Data Breach – It’s Not Just For Big Companies

By Stephen E. Hyam |

During the last several years, large businesses and government agencies have fallen victim to electronic data breaches.  The names are well-known:  Target, Home Depot, Anthem, and the Social Security Administration.  While data breaches in big businesses and government agencies garner headlines, small businesses also should determine if their data must be secured.  There are a number of different federal and state laws that apply to data privacy and security.  This article provides a general overview of one of the major California laws.

Your Business Must Protect Personal Information

Companies conducting business in California are required to disclose a breach to California residents whose unencrypted personal information has actually been or is reasonably believed to have been subject to unauthorized access.  Civil Code section 1798.82.  Personal information includes either an individual’s first name or first initial and last name in combination with any one or more of the following:

  1. a) Social security number;
  2. b) Driver’s license number or California identification card number;
  3. c) Account number; credit or debit card number in conjunction with any required security code, access code, or password that would permit access to an individual’s financial account;
  4. d) Medical information;
  5. e) Health insurance information;
  6. f) Information or data collected through the use or operation of an automated license plate recognition system; or
  7. g) A user name or email address, and a password or security question and answer that would permit access to an online account.

Civil Code section 1798.82(h).

This broad definition of “personal information” subjects many businesses to the reporting requirement in the event of a data breach.  If the breach affects more than 500 California residents, the reporting requirement includes not only notifying the affected (or believed to be affected) individuals, but also the California Attorney General.

Depending on the data that your business stores, there may be different requirements for privacy, security, reporting, and liability.  For example, businesses subject to the Health Insurance Portability and Availability Act of 1996 (HIPPA), have different requirements, which will be the subject of future articles.

Penalties for Data Breach Hit The Bottom Line

Companies that suffer a data breach can incur legal and non-legal damages.  On the legal side, the company is exposed to damages from a civil action as well as a potential court order requiring the company to take corrective action.  On the non-legal side, business affected by data breaches typically incur costs for investigation and forensic examination of their systems to identify the problem, consultants to help make recommendations to decrease the risk of future breaches, and data monitoring services for those affected.  Studies show that business also lose customers.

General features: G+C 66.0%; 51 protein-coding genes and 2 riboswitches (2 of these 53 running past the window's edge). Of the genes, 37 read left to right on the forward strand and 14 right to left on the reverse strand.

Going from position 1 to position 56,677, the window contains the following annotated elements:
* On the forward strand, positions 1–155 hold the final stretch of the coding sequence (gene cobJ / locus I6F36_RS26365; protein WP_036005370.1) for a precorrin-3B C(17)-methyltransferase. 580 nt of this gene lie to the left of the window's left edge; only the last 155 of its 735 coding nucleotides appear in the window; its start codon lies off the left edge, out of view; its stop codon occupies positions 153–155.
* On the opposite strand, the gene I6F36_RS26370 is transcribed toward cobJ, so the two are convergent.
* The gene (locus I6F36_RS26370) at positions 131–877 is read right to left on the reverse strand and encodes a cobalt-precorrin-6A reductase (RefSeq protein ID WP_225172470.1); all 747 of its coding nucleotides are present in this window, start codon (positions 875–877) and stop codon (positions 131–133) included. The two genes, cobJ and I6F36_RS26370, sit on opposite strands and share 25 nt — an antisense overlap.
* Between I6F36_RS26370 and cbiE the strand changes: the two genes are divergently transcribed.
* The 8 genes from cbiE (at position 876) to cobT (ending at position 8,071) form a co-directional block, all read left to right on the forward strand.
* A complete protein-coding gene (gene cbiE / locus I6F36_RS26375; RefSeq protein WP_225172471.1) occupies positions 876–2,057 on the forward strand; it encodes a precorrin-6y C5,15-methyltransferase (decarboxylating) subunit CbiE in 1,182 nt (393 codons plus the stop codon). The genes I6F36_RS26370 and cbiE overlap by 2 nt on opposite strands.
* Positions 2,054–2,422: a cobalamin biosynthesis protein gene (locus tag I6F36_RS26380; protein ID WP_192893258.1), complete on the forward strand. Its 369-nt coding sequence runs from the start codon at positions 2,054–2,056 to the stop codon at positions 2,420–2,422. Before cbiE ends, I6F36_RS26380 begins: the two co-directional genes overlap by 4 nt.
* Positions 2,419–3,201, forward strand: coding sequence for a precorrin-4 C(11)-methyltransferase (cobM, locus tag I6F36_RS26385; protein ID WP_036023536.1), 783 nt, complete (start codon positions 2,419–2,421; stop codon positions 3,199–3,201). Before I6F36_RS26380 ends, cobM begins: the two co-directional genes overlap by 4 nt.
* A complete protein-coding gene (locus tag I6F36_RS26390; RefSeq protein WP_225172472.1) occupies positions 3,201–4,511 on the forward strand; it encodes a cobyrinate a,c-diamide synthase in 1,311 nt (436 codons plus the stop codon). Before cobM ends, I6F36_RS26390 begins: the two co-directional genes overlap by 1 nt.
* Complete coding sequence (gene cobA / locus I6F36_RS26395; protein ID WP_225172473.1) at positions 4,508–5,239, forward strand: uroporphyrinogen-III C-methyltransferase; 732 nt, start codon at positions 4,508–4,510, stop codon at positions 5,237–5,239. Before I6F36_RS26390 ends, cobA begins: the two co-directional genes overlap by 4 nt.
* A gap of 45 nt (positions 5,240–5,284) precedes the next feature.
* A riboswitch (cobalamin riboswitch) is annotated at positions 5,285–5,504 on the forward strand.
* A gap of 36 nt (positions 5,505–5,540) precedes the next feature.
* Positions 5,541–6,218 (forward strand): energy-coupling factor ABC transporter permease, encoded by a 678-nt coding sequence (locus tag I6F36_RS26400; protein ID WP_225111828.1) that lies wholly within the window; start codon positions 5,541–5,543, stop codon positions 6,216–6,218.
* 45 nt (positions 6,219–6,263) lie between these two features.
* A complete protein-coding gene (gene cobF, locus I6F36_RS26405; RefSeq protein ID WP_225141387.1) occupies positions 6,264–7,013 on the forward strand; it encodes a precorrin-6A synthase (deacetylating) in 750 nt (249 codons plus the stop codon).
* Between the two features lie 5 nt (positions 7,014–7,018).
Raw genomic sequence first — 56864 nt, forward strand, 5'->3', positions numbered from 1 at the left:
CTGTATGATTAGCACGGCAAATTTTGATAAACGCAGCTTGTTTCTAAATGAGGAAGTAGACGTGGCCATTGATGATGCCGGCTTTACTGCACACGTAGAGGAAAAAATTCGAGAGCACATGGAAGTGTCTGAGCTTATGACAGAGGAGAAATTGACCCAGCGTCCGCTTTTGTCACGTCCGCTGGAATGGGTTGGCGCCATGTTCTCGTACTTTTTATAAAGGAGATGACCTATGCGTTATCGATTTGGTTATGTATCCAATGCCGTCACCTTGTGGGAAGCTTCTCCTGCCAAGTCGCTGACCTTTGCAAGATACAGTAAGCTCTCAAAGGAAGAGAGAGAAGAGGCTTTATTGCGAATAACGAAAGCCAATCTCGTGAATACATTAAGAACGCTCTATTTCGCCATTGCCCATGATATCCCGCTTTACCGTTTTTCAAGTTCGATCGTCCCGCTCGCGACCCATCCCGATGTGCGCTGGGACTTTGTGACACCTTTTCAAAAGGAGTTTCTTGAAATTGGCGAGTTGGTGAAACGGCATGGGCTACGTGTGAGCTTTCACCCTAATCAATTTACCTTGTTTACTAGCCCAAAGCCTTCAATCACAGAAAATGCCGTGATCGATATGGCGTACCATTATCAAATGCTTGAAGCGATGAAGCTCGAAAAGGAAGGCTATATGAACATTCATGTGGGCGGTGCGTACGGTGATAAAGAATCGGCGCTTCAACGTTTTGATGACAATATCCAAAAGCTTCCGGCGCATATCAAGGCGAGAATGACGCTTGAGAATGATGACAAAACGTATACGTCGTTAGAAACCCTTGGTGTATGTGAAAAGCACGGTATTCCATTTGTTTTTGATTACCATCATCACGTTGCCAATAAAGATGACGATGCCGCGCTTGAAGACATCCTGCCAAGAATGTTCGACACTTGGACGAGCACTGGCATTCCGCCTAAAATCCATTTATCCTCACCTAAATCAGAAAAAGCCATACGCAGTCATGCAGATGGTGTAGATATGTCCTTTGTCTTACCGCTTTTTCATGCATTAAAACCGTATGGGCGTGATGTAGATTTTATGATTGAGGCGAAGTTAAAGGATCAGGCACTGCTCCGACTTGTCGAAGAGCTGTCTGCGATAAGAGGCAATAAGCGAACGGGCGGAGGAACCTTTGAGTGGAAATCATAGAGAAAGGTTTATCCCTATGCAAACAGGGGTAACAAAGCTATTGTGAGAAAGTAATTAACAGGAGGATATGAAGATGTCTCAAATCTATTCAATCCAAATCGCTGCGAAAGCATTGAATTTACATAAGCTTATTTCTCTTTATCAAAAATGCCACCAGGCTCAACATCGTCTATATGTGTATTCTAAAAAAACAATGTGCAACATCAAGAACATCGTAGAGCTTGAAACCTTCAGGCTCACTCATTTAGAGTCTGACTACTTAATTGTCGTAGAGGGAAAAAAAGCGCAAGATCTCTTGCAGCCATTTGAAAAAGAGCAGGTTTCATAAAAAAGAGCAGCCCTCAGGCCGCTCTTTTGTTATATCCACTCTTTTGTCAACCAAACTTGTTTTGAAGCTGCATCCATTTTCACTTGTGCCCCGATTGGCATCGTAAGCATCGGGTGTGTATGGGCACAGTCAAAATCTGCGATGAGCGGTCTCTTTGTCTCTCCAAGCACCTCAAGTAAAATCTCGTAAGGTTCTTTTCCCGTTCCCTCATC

How To Strengthen Your Data Security

If your business stores protected personal information, there are steps you can take to decrease your risk of data breach:

  1. The data should be encrypted. Since the California statutory disclosure obligation relates to unencrypted personal information, encryption is an important step in strengthening data security and decreasing liability.  California law defines encryption as “rendering the data unusable, unreadable, or indecipherable” to anyone without authorization.  Encryption is achieved through security measures that are generally accepted by information security professionals.
  1. Access to the personal information should be restricted through, for example, company policy and isolating the electronic data. Limiting access to personal information helps lessen the potential for accidental or malicious breaches by employees.
  1. Implement a document retention policy – and follow it. Consider how long you keep personal information, review the legal standards for retaining that information, and the business reasons to retain records that contain personal information.  For example, California law requires that certain employment records be retained for three years, however, the statute of limitations for wage and hour violations can be four years.  As a result, we recommend employment records be maintained for at least five years.
  1. Consider cybersecurity insurance.

Thank you for joining us on ClarkTalk!  We look forward to seeing you again on this forum.  Please note that the views expressed in the above blog post do not constitute legal advice and are not intended to substitute the need for an attorney to represent your interests relating to the subject matter covered by the blog.  You should certainly consult legal counsel of your choice if you have data breach issues.  If you wish to consult with the author of this post or another attorney at Clark & Trevithick, please contact Stephen E. Hyam by email at or telephonically by calling the author at (213) 629-5700.

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